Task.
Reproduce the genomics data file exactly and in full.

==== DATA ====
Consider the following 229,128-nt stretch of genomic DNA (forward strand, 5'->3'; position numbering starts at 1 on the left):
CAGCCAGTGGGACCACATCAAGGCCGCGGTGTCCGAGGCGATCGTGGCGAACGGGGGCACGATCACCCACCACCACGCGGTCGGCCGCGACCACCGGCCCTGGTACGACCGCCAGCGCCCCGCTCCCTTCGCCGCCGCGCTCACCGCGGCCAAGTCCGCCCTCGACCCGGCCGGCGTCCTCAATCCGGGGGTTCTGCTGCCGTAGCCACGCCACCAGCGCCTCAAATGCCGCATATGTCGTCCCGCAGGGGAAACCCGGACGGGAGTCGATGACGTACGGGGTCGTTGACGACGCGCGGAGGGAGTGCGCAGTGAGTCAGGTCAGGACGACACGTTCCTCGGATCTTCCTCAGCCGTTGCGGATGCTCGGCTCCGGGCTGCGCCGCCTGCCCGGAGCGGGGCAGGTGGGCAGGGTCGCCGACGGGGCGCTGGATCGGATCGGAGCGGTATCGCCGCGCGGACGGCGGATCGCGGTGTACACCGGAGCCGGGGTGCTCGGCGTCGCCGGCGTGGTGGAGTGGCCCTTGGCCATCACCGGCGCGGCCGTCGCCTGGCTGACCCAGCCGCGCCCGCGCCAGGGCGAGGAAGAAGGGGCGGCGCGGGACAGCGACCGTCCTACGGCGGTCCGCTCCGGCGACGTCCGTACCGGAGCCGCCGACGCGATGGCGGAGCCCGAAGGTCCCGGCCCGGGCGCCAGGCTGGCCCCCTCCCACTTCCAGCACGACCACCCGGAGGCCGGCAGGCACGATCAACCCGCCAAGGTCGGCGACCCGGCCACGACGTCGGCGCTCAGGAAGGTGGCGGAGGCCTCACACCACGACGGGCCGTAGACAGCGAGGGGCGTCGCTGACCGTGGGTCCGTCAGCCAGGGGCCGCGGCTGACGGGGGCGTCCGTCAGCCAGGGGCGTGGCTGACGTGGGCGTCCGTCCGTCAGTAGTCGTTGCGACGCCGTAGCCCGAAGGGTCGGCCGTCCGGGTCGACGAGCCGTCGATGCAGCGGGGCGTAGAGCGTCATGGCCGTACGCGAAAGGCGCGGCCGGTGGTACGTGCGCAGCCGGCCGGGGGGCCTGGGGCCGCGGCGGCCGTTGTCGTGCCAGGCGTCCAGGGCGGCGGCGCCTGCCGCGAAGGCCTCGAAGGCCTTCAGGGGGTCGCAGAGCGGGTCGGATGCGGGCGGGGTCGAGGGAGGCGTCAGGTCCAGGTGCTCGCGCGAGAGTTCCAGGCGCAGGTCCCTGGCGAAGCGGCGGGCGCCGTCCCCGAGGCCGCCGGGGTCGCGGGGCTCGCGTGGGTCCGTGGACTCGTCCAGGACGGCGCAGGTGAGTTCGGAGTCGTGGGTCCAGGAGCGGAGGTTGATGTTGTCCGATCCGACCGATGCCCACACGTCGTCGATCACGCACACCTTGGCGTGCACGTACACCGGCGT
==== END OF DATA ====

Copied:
Consider the following 229,128-nt stretch of genomic DNA (forward strand, 5'->3'; position numbering starts at 1 on the left):
CAGCCAGTGGGACCACATCAAGGCCGCGGTGTCCGAGGCGATCGTGGCGAACGGGGGCACGATCACCCACCACCACGCGGTCGGCCGCGACCACCGGCCCTGGTACGACCGCCAGCGCCCCGCTCCCTTCGCCGCCGCGCTCACCGCGGCCAAGTCCGCCCTCGACCCGGCCGGCGTCCTCAATCCGGGGGTTCTGCTGCCGTAGCCACGCCACCAGCGCCTCAAATGCCGCATATGTCGTCCCGCAGGGGAAACCCGGACGGGAGTCGATGACGTACGGGGTCGTTGACGACGCGCGGAGGGAGTGCGCAGTGAGTCAGGTCAGGACGACACGTTCCTCGGATCTTCCTCAGCCGTTGCGGATGCTCGGCTCCGGGCTGCGCCGCCTGCCCGGAGCGGGGCAGGTGGGCAGGGTCGCCGACGGGGCGCTGGATCGGATCGGAGCGGTATCGCCGCGCGGACGGCGGATCGCGGTGTACACCGGAGCCGGGGTGCTCGGCGTCGCCGGCGTGGTGGAGTGGCCCTTGGCCATCACCGGCGCGGCCGTCGCCTGGCTGACCCAGCCGCGCCCGCGCCAGGGCGAGGAAGAAGGGGCGGCGCGGGACAGCGACCGTCCTACGGCGGTCCGCTCCGGCGACGTCCGTACCGGAGCCGCCGACGCGATGGCGGAGCCCGAAGGTCCCGGCCCGGGCGCCAGGCTGGCCCCCTCCCACTTCCAGCACGACCACCCGGAGGCCGGCAGGCACGATCAACCCGCCAAGGTCGGCGACCCGGCCACGACGTCGGCGCTCAGGAAGGTGGCGGAGGCCTCACACCACGACGGGCCGTAGACAGCGAGGGGCGTCGCTGACCGTGGGTCCGTCAGCCAGGGGCCGCGGCTGACGGGGGCGTCCGTCAGCCAGGGGCGTGGCTGACGTGGGCGTCCGTCCGTCAGTAGTCGTTGCGACGCCGTAGCCCGAAGGGTCGGCCGTCCGGGTCGACGAGCCGTCGATGCAGCGGGGCGTAGAGCGTCATGGCCGTACGCGAAAGGCGCGGCCGGTGGTACGTGCGCAGCCGGCCGGGGGGCCTGGGGCCGCGGCGGCCGTTGTCGTGCCAGGCGTCCAGGGCGGCGGCGCCTGCCGCGAAGGCCTCGAAGGCCTTCAGGGGGTCGCAGAGCGGGTCGGATGCGGGCGGGGTCGAGGGAGGCGTCAGGTCCAGGTGCTCGCGCGAGAGTTCCAGGCGCAGGTCCCTGGCGAAGCGGCGGGCGCCGTCCCCGAGGCCGCCGGGGTCGCGGGGCTCGCGTGGGTCCGTGGACTCGTCCAGGACGGCGCAGGTGAGTTCGGAGTCGTGGGTCCAGGAGCGGAGGTTGATGTTGTCCGATCCGACCGATGCCCACACGTCGTCGATCACGCACACCTTGGCGTGCACGTACACCGGCGT